The confirmation of Covid-19 in Kenya in March 2020 threw many companies into panic with the government pushing for organisations to adopt a work-from-home policy as one of the containment measures.
While many stared at the possibility of job losses, Mr Brian Nyagol through his Brainverse Technology – an IT solutions firm – however saw an opportunity in the “blessing in disguise” situation.
As an Electrical Engineering graduate at Eldoret’s Moi University, he teamed up with students pursuing ICT and to design simple blogs and websites besides performing hardware maintenance and repairing laptops for fellow students.
From the budding initiative which started in 2012, the team was able to create a platform which came in handy for people to do their work remotely.
Borne out of their own circumstances, the team of seven had to devise ways of continuing with their enterprise after graduating and going separate ways.
Mr Nyagol says that they started landing bigger deals in website, mobile applications and software development by the time he was graduating in 2016.
“When it was time for me to move to Nairobi in 2017, I had to leave behind a huge part of my team in Eldoret while others who had cleared school left for other towns,” he said.
As a young manager, the daunting task was how to effectively and remotely manage his team. This cemented his decision not to have a physical office space.
“We used to get jobs but had a problem because of a disintegrated workspace, coupled with scattered business operations in terms of documentation that were hosted in non-centralised platforms,” Mr Nyagol stated.
Another challenges was how to track individual performances, store customer information and interact with clients as a team.
Being software developers, they decided to build a platform that could bring everything under the business to operate on one platform.
From this, Startup Suite was born and would go on to sort the internal mess and bring order to the company that had grown to specialise in digital services and software development.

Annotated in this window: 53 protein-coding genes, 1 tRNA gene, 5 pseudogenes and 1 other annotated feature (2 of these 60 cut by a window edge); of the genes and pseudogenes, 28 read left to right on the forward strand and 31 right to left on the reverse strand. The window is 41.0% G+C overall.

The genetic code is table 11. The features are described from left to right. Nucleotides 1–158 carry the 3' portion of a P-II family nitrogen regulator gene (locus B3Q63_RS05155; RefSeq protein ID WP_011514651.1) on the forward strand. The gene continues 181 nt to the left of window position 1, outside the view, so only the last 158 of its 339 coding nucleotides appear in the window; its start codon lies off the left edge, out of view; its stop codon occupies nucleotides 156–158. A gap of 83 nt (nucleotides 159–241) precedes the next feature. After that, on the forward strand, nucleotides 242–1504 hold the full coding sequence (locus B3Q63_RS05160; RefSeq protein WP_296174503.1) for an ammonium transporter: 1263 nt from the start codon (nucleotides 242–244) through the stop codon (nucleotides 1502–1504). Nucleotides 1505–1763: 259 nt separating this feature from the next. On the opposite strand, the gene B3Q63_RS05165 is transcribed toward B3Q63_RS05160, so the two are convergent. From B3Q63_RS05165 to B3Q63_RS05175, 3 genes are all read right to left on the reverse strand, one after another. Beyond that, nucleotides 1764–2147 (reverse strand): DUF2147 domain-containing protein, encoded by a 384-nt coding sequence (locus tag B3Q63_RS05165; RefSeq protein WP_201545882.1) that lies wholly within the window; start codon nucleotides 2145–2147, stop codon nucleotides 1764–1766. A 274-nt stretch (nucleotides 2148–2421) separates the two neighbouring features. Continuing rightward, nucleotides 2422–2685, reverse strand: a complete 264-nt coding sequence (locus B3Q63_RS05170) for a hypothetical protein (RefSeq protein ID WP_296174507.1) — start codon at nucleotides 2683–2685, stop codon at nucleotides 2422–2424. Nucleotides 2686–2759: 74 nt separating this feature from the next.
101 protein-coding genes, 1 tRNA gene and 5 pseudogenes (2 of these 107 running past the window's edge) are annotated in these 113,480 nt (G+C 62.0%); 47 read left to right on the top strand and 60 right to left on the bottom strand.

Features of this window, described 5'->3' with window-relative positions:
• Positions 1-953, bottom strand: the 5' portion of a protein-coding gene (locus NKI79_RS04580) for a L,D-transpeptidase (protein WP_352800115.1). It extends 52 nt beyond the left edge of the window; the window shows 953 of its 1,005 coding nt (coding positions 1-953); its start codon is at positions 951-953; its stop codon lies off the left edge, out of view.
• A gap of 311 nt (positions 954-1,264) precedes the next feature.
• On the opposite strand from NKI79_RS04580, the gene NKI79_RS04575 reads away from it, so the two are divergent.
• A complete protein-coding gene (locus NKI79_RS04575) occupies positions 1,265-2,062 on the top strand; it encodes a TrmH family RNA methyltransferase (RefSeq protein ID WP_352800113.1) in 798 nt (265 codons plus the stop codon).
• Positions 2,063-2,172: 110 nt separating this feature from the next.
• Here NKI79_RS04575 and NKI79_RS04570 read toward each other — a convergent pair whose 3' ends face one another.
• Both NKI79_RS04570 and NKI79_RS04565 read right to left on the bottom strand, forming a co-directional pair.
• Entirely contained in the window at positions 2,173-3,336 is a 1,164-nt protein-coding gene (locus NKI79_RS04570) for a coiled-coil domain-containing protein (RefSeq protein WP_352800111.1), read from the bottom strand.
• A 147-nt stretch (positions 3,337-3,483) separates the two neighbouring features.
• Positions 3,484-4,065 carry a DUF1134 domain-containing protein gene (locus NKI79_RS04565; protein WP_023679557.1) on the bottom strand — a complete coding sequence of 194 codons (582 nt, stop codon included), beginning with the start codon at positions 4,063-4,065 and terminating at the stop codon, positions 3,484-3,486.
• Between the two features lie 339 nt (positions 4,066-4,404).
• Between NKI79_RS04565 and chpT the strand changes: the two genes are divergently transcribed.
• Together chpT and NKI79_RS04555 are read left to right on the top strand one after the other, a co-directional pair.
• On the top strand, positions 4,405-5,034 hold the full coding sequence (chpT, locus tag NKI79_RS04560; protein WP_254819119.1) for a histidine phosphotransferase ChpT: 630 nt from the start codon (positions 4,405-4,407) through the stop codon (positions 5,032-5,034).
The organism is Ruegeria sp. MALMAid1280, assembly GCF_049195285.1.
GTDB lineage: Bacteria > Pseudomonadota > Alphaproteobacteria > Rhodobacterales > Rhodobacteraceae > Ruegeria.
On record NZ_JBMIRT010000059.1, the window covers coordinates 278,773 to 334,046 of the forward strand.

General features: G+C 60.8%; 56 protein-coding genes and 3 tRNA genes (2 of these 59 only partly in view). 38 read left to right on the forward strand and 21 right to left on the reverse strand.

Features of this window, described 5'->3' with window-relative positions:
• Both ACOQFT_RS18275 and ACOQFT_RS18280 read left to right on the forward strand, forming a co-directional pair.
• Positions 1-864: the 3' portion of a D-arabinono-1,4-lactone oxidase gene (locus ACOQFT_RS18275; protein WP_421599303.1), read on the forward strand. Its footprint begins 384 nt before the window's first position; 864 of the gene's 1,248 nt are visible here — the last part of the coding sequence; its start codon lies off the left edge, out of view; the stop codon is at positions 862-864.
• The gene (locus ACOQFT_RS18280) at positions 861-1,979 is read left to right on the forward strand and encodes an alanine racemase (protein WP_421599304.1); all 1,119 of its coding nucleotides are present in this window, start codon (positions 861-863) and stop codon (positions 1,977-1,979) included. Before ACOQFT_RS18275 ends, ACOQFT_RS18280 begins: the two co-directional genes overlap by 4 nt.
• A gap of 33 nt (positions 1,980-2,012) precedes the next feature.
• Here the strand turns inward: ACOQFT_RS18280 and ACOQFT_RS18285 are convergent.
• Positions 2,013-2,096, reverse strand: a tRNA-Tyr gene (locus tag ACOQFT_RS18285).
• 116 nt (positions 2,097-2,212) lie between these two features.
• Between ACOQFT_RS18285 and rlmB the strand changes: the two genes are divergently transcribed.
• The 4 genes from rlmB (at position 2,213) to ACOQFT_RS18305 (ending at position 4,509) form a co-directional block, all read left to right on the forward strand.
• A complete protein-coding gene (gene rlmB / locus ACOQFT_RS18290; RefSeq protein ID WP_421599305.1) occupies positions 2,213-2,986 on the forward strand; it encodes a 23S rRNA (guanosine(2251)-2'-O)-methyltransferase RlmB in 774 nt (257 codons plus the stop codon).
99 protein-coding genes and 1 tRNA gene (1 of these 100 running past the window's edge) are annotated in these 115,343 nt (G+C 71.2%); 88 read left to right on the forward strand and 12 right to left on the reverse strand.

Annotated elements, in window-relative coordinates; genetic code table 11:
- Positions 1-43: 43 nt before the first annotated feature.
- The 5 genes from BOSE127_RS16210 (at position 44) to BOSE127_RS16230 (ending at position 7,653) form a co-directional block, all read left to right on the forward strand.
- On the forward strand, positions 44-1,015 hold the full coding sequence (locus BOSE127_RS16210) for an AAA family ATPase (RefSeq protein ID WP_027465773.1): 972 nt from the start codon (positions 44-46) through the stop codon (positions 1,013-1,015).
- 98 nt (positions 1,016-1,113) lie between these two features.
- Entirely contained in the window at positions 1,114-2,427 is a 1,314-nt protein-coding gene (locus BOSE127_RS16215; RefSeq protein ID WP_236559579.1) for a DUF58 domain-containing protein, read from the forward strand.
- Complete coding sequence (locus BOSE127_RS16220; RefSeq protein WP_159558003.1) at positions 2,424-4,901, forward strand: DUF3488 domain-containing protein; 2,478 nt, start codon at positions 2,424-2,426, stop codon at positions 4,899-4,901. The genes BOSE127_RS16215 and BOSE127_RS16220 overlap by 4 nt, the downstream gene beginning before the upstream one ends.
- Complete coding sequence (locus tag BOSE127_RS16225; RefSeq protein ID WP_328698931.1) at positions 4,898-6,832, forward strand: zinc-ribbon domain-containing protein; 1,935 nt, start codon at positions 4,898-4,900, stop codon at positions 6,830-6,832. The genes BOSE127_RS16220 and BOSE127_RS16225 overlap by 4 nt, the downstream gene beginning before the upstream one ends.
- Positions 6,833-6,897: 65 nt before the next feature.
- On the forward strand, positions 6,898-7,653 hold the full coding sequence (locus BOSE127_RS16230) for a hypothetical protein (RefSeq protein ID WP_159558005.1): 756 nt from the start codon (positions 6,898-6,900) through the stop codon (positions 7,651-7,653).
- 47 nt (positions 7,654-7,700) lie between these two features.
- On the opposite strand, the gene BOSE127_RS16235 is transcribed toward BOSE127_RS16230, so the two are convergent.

The software introduced new dynamics to their traditional employee engagement and management by offering digitised operations.
The government’s push to have companies move away from the traditional workspace in physical offices to homes gave the company an impetus to develop the software further to integrate more firms.
With big corporations and companies’ financial muscles to develop integrated systems, Mr Nyagol and his team decided to strengthen the software into a cloud-based digital office for Micro, Small and Medium Enterprises (MSMEs).
“In May 2020, we enrolled into the Konza Technopolis and UNDP sponsored Great Covid-19 Innovation Challenge hackathon and managed to be the best,” offers Nyagol.
“The future lies in working remotely and companies will consistently need to innovate around their business operations like project management, people management (staff and client) to reduce costs including digitising their business processes,” said Mr Nyagol when he received the hackathon award.
Startup Suite would be incubated at the Technopolis and by end of October 2020 it had a few sign ups of businesses that had adopted and embraced remote working as a result of Covid-19.
The platform digitises, unifies and intelligently connects their business operations and provides insights from running and working the business with confidence remotely.
“A lot of MSMEs operate with fragmented processes because they use manual methods to keep data leading to inefficiency, the platform however offers digitised business aspects be it sales, record keeping, contacting clients, creating quotations and invoices among other tasks,” he says.
“It solves the disharmony of different platforms by unifying and bringing customers' data closer to staff at the press of a button. This easy access is granted as documents are hosted on a singular software,” he adds.
The software generates intelligent information that analyses business operations from the digitised records to ensure that firms meet their bottom lines such as staff remunerations, profits and in the worst case scenario show predicted losses.
“We ultimately want to give MSMEs the capability that big corporations have, including insights on their business, track transactions and trends to improve efficiency and profitability,” he says.
Startup Suite also reduces operational costs by cutting down on office space rent, equipment and employee-related costs such as benefits.
The platform currently runs on a three-tier business model that includes freemium (free of charge), accessible to small businesses with income revenue of up to Sh30,000 but only accessible to one user.
A no limit on sales volume, flex, is the other model that gives access to up to five users and is billed Sh5,000 every month.
The highest charging of the models is the Jumbo that hosts 20 users at a time at a cost Sh10,000 per month.
“With every model up the tier there are additional features. We also offer customised prices to companies that have more than 20 employees,” reveals Mr Nyagol.
It has since been incorporated to be a separate entity with at least 95 companies including the Writers Guild of Kenya and Technology in Rural Africa (TIRA) among its clients.
“In December 2020, Brainvesre and Startup Suite formed two separate entities. Brainverse with a remotely working team 14 has since then been paying to use the Startup suite platform,” he added.
Through its Biashara Digital Campaign, it further hopes to encourage adoption and simplify remote work in the hope to reduce chances of the spread of the deadly corona virus.